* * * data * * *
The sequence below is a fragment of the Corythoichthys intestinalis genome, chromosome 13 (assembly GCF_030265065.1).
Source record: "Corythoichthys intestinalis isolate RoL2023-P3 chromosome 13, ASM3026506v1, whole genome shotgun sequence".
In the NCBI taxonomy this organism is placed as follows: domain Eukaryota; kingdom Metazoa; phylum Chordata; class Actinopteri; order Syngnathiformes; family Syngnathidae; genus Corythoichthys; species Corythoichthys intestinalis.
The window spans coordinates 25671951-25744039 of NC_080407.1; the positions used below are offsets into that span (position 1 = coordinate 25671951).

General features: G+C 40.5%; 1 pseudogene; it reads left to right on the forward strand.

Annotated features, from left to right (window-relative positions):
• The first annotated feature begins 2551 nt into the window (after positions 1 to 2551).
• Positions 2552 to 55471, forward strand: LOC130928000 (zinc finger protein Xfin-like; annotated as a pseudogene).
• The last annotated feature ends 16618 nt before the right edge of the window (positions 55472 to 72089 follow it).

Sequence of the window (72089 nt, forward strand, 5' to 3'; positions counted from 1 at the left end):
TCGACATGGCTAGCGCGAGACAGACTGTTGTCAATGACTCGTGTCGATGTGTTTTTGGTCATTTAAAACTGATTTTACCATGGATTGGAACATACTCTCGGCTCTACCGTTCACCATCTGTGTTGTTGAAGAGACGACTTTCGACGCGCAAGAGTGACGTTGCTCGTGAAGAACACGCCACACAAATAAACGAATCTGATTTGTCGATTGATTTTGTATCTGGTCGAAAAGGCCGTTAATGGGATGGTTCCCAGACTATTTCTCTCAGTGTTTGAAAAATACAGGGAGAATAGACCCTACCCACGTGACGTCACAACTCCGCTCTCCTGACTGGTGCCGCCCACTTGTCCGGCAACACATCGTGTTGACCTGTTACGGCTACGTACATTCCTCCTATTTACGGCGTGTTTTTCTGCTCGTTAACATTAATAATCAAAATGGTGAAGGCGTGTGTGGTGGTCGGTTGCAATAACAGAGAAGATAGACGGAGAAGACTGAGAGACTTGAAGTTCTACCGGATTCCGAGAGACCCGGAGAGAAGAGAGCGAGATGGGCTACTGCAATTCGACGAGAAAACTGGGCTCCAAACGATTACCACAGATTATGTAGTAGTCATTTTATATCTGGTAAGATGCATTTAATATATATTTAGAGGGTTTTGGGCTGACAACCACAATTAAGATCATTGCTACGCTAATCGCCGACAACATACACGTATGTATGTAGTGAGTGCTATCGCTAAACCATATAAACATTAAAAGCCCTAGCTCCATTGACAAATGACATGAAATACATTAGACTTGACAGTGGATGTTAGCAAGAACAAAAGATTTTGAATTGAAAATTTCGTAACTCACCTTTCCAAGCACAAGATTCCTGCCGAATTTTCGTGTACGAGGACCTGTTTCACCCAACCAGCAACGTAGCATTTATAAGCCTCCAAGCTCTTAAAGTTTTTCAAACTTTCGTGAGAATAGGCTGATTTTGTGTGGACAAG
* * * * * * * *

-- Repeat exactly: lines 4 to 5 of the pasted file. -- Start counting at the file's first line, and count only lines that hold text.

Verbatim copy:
The window spans coordinates 25671951-25744039 of NC_080407.1; the positions used below are offsets into that span (position 1 = coordinate 25671951).

General features: G+C 40.5%; 1 pseudogene; it reads left to right on the forward strand.